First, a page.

Sunday, June 29, 2014

The Fourth Crusade

Fig.1: "Why did I come in here again?"
You know when you walk into a room and forget why you got up in the first place? So then you decide to smash the nice china cabinet with a baseball bat for no good reason? That's sort of like what the Fourth Crusade was like. Like the previous crusades, its propose was to make the pilgrimage to the Holy Land and wrest control of it from the Muslims. The Third Crusade did this pretty well, except that Christians failed to recover the super holy city of Jerusalem (having the Holy Land without Jerusalem was like eating fried chicken without the skin...or the guilt). Luckily for them, a Fourth Crusade was called in 1198 for this exact purpose. Unfortunately, it got a little distracted and spent all of its time attacking Christian cities, most notably the Byzantine capital of Constantinople. While the Catholics did manage to absorb territory that had been out of their fold for centuries, they essentially weakened the position of Christianity in Eastern Europe, and allowed Islam to dominate the region within the next two hundred years. But at least they got lots of loot out of it in the short run! (Sadly, the crusaders never took Macroeconomics 101.)

Sunday, June 22, 2014

The Third Crusade

Fig.1: Tripoli and Antioch didn't 
appreciate the Dominions of Saladin 
being all up in their business.
Typically, the third chapter of a story leaves more to be desired. The "Part Threes" of Star Wars, Back to the Future, The Godfather, and that Keanu Reeves alternate-reality thing (whose third movie was so bad I dare not mention it) all fell flat in adequately wrapping up the story. The Third Crusade would follow much of the same pattern. After the Blues Brothers 2000-like debacle that was the Second Crusade, the state of Christianity was one of disunion. The Crusader States continued to squabble against each other and within themselves when the throne or the TV remote was up for grabs. The kings of Europe became too distracted with petty wars over land, titles, and how many peasants they'd like to rule over. No one in their right mind trusted the Byzantine Empire anymore (in fairness, those guys were more two-faced than Harvey Dent). All this was almost slightly excusable since the Islamic world was just as divided; the only thing that the Seljuqs in Turkey, the Fatimids in Egypt, and the Zengids in Syria and Iraq could agree on was that Muhammad is the messenger of God (which is a great thing, don't get me wrong, guys!). This changed with the rise of Ṣalāḥ ad-Dīn Yūsuf ibn Ayyūb (called Saladin by me and my fellow lazy historians), who united much of the Islamic dominions, stole territory from the Crusader states (fig.1), and forced the Christians in both Europe and the Holy Land to at least consider fighting some on else for once.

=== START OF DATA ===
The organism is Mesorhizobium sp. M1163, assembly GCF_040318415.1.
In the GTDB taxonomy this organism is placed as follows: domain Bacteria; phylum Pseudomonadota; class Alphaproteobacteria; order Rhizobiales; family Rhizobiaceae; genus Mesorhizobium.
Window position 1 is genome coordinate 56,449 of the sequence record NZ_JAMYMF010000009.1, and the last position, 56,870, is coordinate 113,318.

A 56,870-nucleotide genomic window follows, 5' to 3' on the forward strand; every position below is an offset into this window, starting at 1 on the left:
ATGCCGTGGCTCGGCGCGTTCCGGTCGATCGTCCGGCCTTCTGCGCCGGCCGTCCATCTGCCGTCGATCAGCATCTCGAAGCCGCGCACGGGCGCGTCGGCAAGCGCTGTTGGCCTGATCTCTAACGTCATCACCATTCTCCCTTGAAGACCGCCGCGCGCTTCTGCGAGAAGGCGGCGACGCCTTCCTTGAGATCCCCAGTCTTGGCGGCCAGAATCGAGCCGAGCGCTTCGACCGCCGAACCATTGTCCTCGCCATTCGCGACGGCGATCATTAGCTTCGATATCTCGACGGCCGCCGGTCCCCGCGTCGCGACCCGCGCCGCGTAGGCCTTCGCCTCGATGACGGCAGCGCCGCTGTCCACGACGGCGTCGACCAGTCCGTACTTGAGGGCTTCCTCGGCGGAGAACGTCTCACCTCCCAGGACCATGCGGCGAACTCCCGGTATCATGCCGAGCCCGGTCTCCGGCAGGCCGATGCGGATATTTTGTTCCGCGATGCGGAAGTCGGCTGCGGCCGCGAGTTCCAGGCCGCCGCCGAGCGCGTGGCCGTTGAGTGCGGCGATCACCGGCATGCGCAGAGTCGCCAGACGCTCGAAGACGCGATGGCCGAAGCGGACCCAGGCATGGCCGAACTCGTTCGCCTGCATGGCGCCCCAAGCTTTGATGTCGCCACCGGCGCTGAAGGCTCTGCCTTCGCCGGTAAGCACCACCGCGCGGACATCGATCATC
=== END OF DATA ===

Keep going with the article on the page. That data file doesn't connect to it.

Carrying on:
Sunday, June 15, 2014

The Second Crusade

Fig.1: The Crusader States of Edessa, 
Antioch, Tripoli, and Jerusalem might as 
well have been renamed Grumpy, Dopey, 
Bashful and Doc based on their actions 
between the First and Second Crusades.
As far as the Crusaders' goal of pilgriming to Jerusalem, taking back the Holy Land from the ruling Muslims, and annoying the crap out of everyone with their backstabbing ways, the First Crusade was a total success. As for the rest of the Crusades, don't get used to it. The Second Crusade, called nearly fifty years after the First, began the pattern of the European invaders having a goal in their heads, and then getting completely distracted on the way there. This strategy might work on a Saturday night-out with your friends, but had devastating consequences for all the money, manpower, and Mapquesting needed for your typical crusade. Add in the shifting alliances, political intrigue, and huffy overreactions typical of European relations at this time (or really anytime), and the Second Crusade was basically a drama-ridden train-wreck of a Spanish soap opera, without those spicy senoritas. I know, I wouldn't blame you if you stopped reading either.

Sunday, June 8, 2014

The First Crusade

It is written in the Holy Scrolls of Acre that June shall be Crusades month! Okay, maybe I jotted that down on a Wendy's napkin last week at lunch, but it is written nonetheless! All this month, I will be covering the first four Crusades, which were honestly the only really effective Crusades (the words "effective" and "Crusades" aren't used too often together, but we're grading on a curve here). So sit back on your horse, get your chain mail on, and let's get ready to add a little more bloodshed to the tumultuous history of the Holy Land (more like the Bloody Land, if you ask me).

Fig.1: A sandbox next to the twirly 
slide is worth fighting for.

Remember when you were six-years-old, and some bully kicked you out of your favorite sandbox at the playground? Well what if, twenty-some years later, your cousins went back to that sandbox and beat up the random kids playing in it, just for revenge? That's sort of like how the Crusades went. Orthodox Christians lost control of the Levant (the "Holy Land" region now chiefly shared by the uncomically grumpy roommates: Israel and Palestine) during the Islamic conquests of the Middle East in the 7th century. Over four hundred years later, Catholic Christians went on a temper tantrum about it and decided to "take back" the region, even though it hadn't been under Western control since Ancient Roman days. Of course the people ruling there were a different group of Muslims than the ones who took it over in the first place, but they were making castles in the wrong sandbox nonetheless. What resulted was the beginning of religious and political strife that covered the Levant in blood for the next two hundred years...and then all the hundreds of years after that (not to mention the hundreds of years before). But hey, at least Europeans learned some maths and acquired a taste for spices! That makes up for it, right?